ADT Security Services (NYSE:ADT) has seen its share price climb this week after it announced a new solar acquisition. The US-based electronic security, fire protection and alarm monitoring business confirmed it will snap up Sunpro Solar.
The purchase comes at a price of $160m in cash plus approximately 77.8 million shares of ADT common stock. This implies a total enterprise value of approximately $825m. Following the acquisition, Sunpro Solar will become ADT Solar.
Why has ADT decided to diversify into solar with this acquisition?
What does ADT do?
Before examining ADT’s foray into the world of renewable energy, it’s probably worth having a quick look at where the company currently stands. The company offers alarm systems that range between professionally installed, do-it-yourself, mobile, and digital-based offerings. These cater to residential, small business, and larger commercial customers.
At present, the company’s field team visits 10,000 households per day and has a salesforce of more than 3,000 people. Boasting 200 locations and 9 monitoring centers, ADT says has the largest network of security professionals in the US.
Alongside the news of the acquisition, ADT reported a third-quarter loss of $0.07 per share, missing analysts’ expectations for a profit of $0.09 per share. However, the company’s revenue of $1.31bn beat sales expectations by around $20m. Additionally, the loss was attributed to a one-off need to upgrade outdated technology.
With Sunpro Solar, ADT has picked up a business that designs, installs, and maintains solar panels. It seems like a bit of a strange pairing, but there is method to ADT’s madness.
The company is hoping that its presence in people’s homes and businesses will give it easy access to potential customers for its new solar business. ADT has noted that residential solar is a highly fragmented industry without a clear and trusted brand leader.
The company was optimistic that ADT Solar would have the capacity to immediately become a leading national residential solar installer. This is due to its existing customer base and the name recognition of the brand. Additionally, ADT is optimistic that its solar arm will be able to take advantage of an existing national network of homebuilders, ADT Authorized Dealers, and retailers.
ADT president and CEO Jim DeVries commented: “We’re excited to offer consumers even more peace of mind by giving them the opportunity to power their homes with sustainable and affordable solar energy. Residential solar represents a $15bn annual market, but still only in 3% of all US homes.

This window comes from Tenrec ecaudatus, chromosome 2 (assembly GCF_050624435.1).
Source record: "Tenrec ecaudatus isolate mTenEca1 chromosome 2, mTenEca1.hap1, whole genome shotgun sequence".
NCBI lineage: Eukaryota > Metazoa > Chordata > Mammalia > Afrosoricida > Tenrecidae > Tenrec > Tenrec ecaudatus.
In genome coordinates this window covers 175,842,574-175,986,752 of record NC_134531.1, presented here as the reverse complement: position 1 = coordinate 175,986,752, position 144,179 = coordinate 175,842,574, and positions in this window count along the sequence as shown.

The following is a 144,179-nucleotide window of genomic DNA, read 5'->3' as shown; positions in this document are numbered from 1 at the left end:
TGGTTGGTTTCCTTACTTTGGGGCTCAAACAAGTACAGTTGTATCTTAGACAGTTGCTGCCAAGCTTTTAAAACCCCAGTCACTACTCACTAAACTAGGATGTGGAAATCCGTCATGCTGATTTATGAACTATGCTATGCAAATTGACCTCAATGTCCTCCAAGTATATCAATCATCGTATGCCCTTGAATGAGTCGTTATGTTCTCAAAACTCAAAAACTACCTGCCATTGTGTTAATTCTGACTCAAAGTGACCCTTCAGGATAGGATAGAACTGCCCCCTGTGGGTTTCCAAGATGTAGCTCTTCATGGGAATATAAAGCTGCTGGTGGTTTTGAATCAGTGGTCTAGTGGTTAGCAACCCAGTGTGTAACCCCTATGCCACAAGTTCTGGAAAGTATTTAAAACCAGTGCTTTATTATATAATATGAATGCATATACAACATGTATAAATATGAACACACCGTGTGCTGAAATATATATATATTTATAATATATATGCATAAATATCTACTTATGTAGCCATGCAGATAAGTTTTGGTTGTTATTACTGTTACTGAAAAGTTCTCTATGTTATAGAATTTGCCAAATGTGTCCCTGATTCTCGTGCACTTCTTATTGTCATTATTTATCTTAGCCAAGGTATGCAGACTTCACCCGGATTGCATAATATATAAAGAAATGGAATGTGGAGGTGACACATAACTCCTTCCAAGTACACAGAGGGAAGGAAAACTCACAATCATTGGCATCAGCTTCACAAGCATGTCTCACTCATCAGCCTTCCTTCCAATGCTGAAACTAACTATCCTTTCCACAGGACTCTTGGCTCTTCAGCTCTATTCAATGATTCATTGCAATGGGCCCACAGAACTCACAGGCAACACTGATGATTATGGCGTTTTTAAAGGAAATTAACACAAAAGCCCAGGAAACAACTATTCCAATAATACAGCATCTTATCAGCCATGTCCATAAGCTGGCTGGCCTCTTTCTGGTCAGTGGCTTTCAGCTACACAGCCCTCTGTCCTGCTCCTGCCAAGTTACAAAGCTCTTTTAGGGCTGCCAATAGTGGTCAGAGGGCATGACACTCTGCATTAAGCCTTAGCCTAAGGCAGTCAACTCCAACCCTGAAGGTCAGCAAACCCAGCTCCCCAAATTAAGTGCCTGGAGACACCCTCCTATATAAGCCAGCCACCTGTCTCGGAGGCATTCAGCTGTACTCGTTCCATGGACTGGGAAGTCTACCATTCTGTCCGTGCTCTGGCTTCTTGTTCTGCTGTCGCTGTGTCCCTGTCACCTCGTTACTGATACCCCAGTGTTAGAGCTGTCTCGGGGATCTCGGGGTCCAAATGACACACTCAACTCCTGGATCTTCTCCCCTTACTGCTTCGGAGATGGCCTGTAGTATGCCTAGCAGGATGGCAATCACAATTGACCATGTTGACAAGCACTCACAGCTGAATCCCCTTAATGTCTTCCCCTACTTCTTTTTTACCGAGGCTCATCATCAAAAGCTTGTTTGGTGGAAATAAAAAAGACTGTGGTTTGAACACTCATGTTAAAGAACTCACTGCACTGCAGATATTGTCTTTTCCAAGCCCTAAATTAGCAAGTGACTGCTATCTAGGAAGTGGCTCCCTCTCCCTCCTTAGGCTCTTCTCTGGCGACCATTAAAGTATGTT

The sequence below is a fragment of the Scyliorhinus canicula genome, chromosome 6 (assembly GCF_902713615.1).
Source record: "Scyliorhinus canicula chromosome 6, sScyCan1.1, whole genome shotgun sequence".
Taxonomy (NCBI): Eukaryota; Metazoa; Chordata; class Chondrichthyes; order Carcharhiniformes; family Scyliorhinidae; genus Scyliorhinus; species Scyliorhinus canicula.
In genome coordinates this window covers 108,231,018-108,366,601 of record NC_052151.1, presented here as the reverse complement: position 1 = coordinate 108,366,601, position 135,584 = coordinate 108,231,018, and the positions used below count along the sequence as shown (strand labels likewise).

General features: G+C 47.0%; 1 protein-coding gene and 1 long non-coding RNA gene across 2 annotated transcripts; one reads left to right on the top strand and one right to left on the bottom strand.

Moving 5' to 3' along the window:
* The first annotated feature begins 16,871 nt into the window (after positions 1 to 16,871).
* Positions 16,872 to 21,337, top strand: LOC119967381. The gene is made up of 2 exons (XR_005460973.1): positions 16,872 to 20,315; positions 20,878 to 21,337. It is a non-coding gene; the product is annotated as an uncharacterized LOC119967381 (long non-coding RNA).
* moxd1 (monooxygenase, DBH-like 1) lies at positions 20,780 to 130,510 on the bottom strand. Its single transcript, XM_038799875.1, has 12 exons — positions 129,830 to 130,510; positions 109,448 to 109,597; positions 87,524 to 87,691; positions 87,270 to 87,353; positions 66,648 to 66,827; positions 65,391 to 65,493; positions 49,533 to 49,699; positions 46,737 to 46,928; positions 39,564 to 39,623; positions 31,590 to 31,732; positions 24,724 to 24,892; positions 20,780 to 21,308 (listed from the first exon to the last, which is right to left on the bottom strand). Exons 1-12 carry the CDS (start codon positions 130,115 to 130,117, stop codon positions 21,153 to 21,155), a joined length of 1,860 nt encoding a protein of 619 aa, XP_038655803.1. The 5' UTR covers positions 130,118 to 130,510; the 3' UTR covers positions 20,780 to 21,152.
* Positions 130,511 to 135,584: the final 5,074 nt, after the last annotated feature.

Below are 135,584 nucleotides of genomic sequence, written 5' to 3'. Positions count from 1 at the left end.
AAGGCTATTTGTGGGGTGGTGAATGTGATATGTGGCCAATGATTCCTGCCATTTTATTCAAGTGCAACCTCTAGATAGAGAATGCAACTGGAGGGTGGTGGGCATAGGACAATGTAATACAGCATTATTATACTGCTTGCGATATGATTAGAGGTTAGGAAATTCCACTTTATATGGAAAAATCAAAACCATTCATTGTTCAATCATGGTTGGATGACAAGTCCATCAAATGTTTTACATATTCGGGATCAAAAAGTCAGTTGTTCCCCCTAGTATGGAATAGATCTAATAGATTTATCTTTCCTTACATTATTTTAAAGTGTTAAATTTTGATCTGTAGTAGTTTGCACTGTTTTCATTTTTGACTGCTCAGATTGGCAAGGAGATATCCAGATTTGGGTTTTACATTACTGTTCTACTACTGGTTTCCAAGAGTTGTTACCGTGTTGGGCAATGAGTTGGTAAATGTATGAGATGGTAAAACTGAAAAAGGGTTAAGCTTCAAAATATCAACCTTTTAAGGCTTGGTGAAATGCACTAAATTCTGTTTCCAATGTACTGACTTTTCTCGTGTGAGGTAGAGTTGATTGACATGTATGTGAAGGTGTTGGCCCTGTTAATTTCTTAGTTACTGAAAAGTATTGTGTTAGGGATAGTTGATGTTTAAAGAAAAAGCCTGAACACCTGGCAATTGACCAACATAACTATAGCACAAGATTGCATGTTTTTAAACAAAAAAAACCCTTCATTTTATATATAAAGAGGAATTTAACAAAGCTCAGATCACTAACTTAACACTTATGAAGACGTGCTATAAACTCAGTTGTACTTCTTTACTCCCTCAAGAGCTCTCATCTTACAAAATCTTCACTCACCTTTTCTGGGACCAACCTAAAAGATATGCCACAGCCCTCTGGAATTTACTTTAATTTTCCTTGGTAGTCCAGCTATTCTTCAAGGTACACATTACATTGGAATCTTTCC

“With more than 6 million ADT customers and our best-in-class sales force and marketing channels, we will be well-positioned to further scale ADT Solar while lowering customer acquisition costs and accelerating overall solar adoption.
“We believe we have the potential to grow ADT Solar into a multi-billion-dollar business over time as we meaningfully increase the accessibility and penetration of residential solar across America.”
ADT’s reasoning for the acquisition seems sound and it will be interesting to observe how the business’ new solar arm fares. But could we see more attention being paid to solar in the coming months?
A growing trend?
The news coming out of COP26 over the last week and a half has made it quite clear where the world is heading. Nations and businesses are committing to cutting their carbon emissions and embracing green technology. But does that mean we could see many more businesses investing in renewables like solar energy?
It’s hard to say at this point, though it does seem likely, given the need to replace fossil fuels. Another unknown at the moment is how much assistance and incentive companies will be given to ‘go green’. There have been a lot of promises at COP26, but much of that has yet to be translated into action. But how was solar faring before the climate summit?
According to Mercom Capital Group, total corporate funding in the solar sector increased by 193% in the first half of 2021, amounting to $13.5bn. Additionally, a report by the company found that solar public market financing increased by 386% during the period, with 13 deals raising a total of $3.7bn.
Notable deals from 2021 include Adani Green Energy’s acquisition of SB Energy India from SoftBank and Bharti Group for $3.5bn.
Mercom Capital Group CEO, Raj Prabhu, commented: “Investment activity continues to be robust across the solar sector and not just compared to 2020 (because of COVID). This will end up as one of the best years for solar financing since 2010.
“As the push toward the energy transition picks up speed worldwide, solar – one of the mature renewable energy resources – is benefitting enormously. Solar project acquisitions in the first nine months of 2021 have already surpassed all of 2020.”